Coulais’ Creation

Many times I’ve thought about what would have been the first music I ever heard in my life. I don’t expect to find a specific answer, but I like to imagine it.

That’s one of the reasons I am fascinated by “Genesis”, the soundtrack composed by french Bruno Coulais for the homonym filmic documentary about the origin and course of Life. It illustrates what I like to call “inward music”.

Coulais’ Creation

To me, “inward music” is the kind of music which is born with a character or situation, the one which is able to transmit its energy from the more basic expressions. And this is something that Coulais obtains by far with his work.

“Genesis” is a natural ballet. However, the music does not determine the actor’s movements, but it comes up from them. In that way this is a sincere and –seen from a technical point of view- extremely elaborated opus.

I will mention three thematic blocks in Coulais’ composition:

  • 1) The initial theme shows us from the very start the primitive, the basic, like Creation itself, but it holds a complex development. The piece shows it to us. Here, the music is very sophisticated, avoiding any reference to well-worn musical landscapes: it´s rough, conclusive and essential. The Big Bang could have sounded like that. The music is generated, transformed, and it develops continuously.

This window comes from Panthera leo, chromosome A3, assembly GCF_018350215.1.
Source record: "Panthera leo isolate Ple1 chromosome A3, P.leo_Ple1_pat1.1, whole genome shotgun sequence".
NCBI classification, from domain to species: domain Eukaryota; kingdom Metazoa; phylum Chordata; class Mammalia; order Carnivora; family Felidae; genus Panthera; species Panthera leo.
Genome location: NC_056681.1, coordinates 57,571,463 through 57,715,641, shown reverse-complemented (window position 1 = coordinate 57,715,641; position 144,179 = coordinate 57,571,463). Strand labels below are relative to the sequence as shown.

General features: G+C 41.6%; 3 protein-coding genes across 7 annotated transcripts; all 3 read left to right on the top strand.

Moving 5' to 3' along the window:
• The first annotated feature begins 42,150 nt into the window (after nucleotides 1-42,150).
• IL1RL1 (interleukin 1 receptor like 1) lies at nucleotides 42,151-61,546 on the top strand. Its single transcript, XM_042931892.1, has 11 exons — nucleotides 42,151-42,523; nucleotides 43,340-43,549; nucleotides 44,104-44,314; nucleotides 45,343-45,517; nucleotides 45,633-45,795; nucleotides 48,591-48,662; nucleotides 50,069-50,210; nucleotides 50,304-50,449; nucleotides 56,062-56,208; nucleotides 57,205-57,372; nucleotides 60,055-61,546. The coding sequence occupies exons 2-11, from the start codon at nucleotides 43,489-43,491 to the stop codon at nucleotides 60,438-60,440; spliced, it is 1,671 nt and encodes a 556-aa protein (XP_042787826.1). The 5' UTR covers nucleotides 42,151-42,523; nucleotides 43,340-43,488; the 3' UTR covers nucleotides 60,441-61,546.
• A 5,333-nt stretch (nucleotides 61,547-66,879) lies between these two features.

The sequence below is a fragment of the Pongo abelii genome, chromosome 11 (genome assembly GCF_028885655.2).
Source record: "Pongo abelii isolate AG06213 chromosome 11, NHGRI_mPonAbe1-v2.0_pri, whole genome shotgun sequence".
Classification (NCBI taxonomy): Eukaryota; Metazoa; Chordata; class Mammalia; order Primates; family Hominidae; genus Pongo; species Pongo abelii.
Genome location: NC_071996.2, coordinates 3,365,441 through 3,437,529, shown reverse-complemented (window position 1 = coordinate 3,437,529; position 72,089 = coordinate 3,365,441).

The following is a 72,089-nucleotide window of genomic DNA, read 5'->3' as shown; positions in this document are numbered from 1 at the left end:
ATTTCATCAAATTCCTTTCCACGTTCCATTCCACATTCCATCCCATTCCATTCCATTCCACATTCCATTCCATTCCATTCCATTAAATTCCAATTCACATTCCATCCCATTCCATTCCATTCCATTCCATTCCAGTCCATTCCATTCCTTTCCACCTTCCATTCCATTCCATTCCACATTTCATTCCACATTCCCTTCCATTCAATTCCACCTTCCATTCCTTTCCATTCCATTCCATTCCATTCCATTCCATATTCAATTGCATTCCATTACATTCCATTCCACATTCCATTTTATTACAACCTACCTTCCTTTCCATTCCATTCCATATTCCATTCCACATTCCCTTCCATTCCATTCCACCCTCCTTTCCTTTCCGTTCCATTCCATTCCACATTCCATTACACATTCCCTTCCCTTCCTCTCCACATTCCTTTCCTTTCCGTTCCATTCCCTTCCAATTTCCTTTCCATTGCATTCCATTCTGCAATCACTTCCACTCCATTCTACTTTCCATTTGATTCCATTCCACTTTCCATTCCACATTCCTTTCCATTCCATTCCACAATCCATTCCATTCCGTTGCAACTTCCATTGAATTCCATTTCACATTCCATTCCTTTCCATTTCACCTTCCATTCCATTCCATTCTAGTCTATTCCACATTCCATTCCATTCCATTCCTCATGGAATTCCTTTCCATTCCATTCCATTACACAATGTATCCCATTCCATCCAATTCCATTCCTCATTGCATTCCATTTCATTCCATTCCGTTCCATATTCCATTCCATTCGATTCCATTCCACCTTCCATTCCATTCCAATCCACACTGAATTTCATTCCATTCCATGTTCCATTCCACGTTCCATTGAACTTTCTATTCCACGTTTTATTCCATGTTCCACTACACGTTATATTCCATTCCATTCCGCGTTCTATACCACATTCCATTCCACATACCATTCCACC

• 2) The main theme (tracks 2, 9 and 13) gives a thread beneath the whole soundtrack. The music is much more melodic, and its simple leitmotiv is highly evocative and as moving as few others. It’s an approach to the most emotional side of Life. It reminds me of Vangelis’ “L’Apocalypse Des Animaux”. Similar in intentions to the main theme is track 5 (“Les hypocampes”), with a haunting and delicate melodic development.
  • 3) Lastly, let’s talk about the final theme “La fanfare de la vie”. In Nature, Death is Life; the end contents a new beginning. Everything advances and does it over and over again. Well; the brilliant idea that Coulais had was to create a fanfare, a popular tune for Big Band, a passacaglia. After all, Life is like that, and so is the “Genesis” soundtrack: it starts with the Big Bang and it finishes with the Big Band.
  • Millimetricaly thought and designed, and technically irreproachable, Coulais’ work is an impressive audible experience.

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